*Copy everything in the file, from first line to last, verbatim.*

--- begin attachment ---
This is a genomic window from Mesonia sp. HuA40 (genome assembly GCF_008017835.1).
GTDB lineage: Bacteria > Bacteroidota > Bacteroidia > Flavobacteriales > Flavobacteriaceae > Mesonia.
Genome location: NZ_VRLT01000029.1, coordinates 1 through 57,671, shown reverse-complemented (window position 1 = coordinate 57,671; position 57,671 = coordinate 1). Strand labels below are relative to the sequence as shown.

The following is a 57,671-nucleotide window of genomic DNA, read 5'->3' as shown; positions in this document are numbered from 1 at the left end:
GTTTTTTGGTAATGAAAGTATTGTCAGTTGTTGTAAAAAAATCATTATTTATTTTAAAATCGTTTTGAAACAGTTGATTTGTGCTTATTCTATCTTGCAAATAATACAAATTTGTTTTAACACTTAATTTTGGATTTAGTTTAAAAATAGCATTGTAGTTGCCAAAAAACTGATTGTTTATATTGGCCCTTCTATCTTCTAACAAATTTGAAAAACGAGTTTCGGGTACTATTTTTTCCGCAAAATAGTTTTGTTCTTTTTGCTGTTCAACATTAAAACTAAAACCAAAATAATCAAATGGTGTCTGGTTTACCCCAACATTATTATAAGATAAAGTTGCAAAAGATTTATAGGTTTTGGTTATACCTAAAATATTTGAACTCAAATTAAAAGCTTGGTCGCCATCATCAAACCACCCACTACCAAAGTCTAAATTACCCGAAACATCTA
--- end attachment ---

This is a genomic window from Mesonia sp. HuA40 (genome assembly GCF_008017835.1).
GTDB lineage: Bacteria > Bacteroidota > Bacteroidia > Flavobacteriales > Flavobacteriaceae > Mesonia.
Genome location: NZ_VRLT01000029.1, coordinates 1 through 57,671, shown reverse-complemented (window position 1 = coordinate 57,671; position 57,671 = coordinate 1). Strand labels below are relative to the sequence as shown.

The following is a 57,671-nucleotide window of genomic DNA, read 5'->3' as shown; positions in this document are numbered from 1 at the left end:
GTTTTTTGGTAATGAAAGTATTGTCAGTTGTTGTAAAAAAATCATTATTTATTTTAAAATCGTTTTGAAACAGTTGATTTGTGCTTATTCTATCTTGCAAATAATACAAATTTGTTTTAACACTTAATTTTGGATTTAGTTTAAAAATAGCATTGTAGTTGCCAAAAAACTGATTGTTTATATTGGCCCTTCTATCTTCTAACAAATTTGAAAAACGAGTTTCGGGTACTATTTTTTCCGCAAAATAGTTTTGTTCTTTTTGCTGTTCAACATTAAAACTAAAACCAAAATAATCAAATGGTGTCTGGTTTACCCCAACATTATTATAAGATAAAGTTGCAAAAGATTTATAGGTTTTGGTTATACCTAAAATATTTGAACTCAAATTAAAAGCTTGGTCGCCATCATCAAACCACCCACTACCAAAGTCTAAATTACCCGAAACATCTA